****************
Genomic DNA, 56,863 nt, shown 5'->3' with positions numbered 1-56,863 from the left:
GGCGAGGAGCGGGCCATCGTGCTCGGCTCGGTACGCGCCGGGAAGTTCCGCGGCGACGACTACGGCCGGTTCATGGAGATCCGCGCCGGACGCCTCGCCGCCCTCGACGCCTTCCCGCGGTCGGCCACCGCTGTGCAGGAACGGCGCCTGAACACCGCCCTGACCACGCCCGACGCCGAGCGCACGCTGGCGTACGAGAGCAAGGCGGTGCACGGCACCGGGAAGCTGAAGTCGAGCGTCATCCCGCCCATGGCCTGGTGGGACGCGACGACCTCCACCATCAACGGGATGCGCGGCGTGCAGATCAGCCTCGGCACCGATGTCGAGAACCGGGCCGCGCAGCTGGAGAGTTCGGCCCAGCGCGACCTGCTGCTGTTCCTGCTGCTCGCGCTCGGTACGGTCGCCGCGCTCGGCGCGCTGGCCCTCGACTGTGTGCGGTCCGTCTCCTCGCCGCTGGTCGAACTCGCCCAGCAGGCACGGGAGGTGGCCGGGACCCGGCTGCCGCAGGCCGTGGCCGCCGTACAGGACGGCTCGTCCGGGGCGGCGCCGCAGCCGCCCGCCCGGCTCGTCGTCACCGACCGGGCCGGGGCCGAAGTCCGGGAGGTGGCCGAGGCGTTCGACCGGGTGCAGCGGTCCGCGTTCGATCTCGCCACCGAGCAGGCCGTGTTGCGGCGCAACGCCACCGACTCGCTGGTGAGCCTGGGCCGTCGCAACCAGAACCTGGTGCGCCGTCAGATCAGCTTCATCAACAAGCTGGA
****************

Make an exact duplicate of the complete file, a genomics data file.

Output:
Genomic DNA, 56,863 nt, shown 5'->3' with positions numbered 1-56,863 from the left:
GGCGAGGAGCGGGCCATCGTGCTCGGCTCGGTACGCGCCGGGAAGTTCCGCGGCGACGACTACGGCCGGTTCATGGAGATCCGCGCCGGACGCCTCGCCGCCCTCGACGCCTTCCCGCGGTCGGCCACCGCTGTGCAGGAACGGCGCCTGAACACCGCCCTGACCACGCCCGACGCCGAGCGCACGCTGGCGTACGAGAGCAAGGCGGTGCACGGCACCGGGAAGCTGAAGTCGAGCGTCATCCCGCCCATGGCCTGGTGGGACGCGACGACCTCCACCATCAACGGGATGCGCGGCGTGCAGATCAGCCTCGGCACCGATGTCGAGAACCGGGCCGCGCAGCTGGAGAGTTCGGCCCAGCGCGACCTGCTGCTGTTCCTGCTGCTCGCGCTCGGTACGGTCGCCGCGCTCGGCGCGCTGGCCCTCGACTGTGTGCGGTCCGTCTCCTCGCCGCTGGTCGAACTCGCCCAGCAGGCACGGGAGGTGGCCGGGACCCGGCTGCCGCAGGCCGTGGCCGCCGTACAGGACGGCTCGTCCGGGGCGGCGCCGCAGCCGCCCGCCCGGCTCGTCGTCACCGACCGGGCCGGGGCCGAAGTCCGGGAGGTGGCCGAGGCGTTCGACCGGGTGCAGCGGTCCGCGTTCGATCTCGCCACCGAGCAGGCCGTGTTGCGGCGCAACGCCACCGACTCGCTGGTGAGCCTGGGCCGTCGCAACCAGAACCTGGTGCGCCGTCAGATCAGCTTCATCAACAAGCTGGA